Stepping Outside of Your Comfort Zone by Debbie Bennett

Stepping Outside of Your Comfort Zone was the theme at a recent women’s networking event at work. I daresay it was intended to be about trying new things, stretching yourself, refusing to be limited by convention or society just because you happen to be female. It resonated with me immediately but for very different reasons.

As a writer – and especially a writer of dark crime novels – it’s something I do every day. I’m constantly pushing the boundaries of convention; most crime writers are. There’s the obvious stuff, like swearing. You can’t write crime, or thrillers or anything of that nature without swearing. Even the nice guys do it! And sex. Good sex, bad sex, violent sex – it’s all there in varying degrees, and so long as it serves a purpose in the story and isn’t there for titillation, then I don’t have a problem with reading or writing it. But it isn’t in my comfort zone, and it’s often so hard to write – and even harder to write well. When you write, you leave a little piece of yourself behind in everything.

And then there’s the public perception of me as a writer. You wouldn’t walk up to a stranger in the street or at a party and immediately start telling them the intimate details about your life, would you? But that’s kind of what I do when I write. Imagination is intensely personal and I’m writing it out, on paper (or ebook) in black and white for people to see and read and judge me on. And we’re all judged on so many different levels in life. What if somebody reads my books and thinks I’m some weird and twisted person to even have an imagination that conjures up stuff like this? What if they think a sex scene is written from personal experience?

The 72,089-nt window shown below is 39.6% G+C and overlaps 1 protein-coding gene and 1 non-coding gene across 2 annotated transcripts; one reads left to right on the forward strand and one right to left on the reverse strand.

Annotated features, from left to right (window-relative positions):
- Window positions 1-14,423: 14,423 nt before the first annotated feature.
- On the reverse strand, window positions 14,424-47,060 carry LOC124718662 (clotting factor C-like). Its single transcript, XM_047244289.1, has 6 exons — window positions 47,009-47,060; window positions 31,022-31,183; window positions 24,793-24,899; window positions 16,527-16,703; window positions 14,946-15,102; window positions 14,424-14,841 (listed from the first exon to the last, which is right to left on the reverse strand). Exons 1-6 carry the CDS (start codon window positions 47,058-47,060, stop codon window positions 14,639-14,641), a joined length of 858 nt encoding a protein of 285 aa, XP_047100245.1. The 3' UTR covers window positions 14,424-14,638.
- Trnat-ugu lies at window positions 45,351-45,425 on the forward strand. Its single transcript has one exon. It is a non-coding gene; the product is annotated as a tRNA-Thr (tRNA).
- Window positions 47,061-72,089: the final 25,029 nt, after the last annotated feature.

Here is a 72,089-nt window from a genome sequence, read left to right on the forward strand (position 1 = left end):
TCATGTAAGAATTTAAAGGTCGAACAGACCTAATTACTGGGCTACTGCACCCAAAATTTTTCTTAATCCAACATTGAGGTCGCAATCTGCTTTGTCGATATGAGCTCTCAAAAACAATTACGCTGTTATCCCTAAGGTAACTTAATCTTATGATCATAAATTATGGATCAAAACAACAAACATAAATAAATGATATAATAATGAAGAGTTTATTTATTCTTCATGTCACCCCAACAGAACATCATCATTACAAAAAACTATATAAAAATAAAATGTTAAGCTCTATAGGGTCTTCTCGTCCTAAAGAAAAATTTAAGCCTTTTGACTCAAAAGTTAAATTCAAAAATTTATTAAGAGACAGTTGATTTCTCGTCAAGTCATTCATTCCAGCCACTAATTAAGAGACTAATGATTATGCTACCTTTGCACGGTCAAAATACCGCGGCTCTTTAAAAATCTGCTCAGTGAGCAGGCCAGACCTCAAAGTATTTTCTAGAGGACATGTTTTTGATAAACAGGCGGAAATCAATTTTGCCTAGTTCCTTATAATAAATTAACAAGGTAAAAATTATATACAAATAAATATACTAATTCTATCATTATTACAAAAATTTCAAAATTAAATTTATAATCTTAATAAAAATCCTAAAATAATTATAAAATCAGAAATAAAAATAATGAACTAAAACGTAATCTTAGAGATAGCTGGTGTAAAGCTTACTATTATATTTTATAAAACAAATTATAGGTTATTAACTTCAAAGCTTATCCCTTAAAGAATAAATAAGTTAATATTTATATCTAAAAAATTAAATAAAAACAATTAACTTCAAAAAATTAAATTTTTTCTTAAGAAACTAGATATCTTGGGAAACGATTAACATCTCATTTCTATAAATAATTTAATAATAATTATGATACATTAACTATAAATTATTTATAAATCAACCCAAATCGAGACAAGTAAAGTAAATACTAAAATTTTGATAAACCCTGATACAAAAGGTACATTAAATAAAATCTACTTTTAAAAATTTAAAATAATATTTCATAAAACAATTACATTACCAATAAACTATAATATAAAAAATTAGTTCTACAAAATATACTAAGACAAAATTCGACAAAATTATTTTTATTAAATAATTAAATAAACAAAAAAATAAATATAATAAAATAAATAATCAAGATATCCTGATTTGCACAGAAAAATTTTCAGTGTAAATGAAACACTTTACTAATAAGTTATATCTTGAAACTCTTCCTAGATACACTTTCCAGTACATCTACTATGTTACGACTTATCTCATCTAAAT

I’ve worked in law enforcement for my whole career. Various jobs from back-office indoor functions to out on the front-line interacting with the public and the villains. Pretty much everything is protected under the Official Secrets Act and there’s so much I can never talk about. But things stew and mature in my head and events of ten or twenty years ago start to float to the top of my mind and reappear in fiction in new and interesting ways. I’m always careful to research everything at home, so I can be certain that anything I write is in the public domain. But even sanitised, it’s still me – a part of who I am. Sometimes that’s quite a scary thought.

I never started out wanting to put bad guys behind bars. My first job was as a tax inspector! But was the natural gravitation towards the darker side of life the reason why I don’t write chick-lit or historical romance? I’m sure my mother would be happier if she could take my books to her National Women’s Register meetings and tell everybody how talented her daughter is. But she can’t. Because somehow that would taint her with the dark stuff I write too! But I can’t not-write it. It’s that compulsion to play out the scenes in my head on paper that makes me a writer. Even if I’d never published anything, I’d still be doing it.

I doubt I’ll ever be in my comfort zone writing crime. But life on the edge is interesting. And I’m lucky to have a network of friends and writers (some even fall into both groups!) who love what I do and support my often-fragile ego!

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www.debbiebennett.co.uk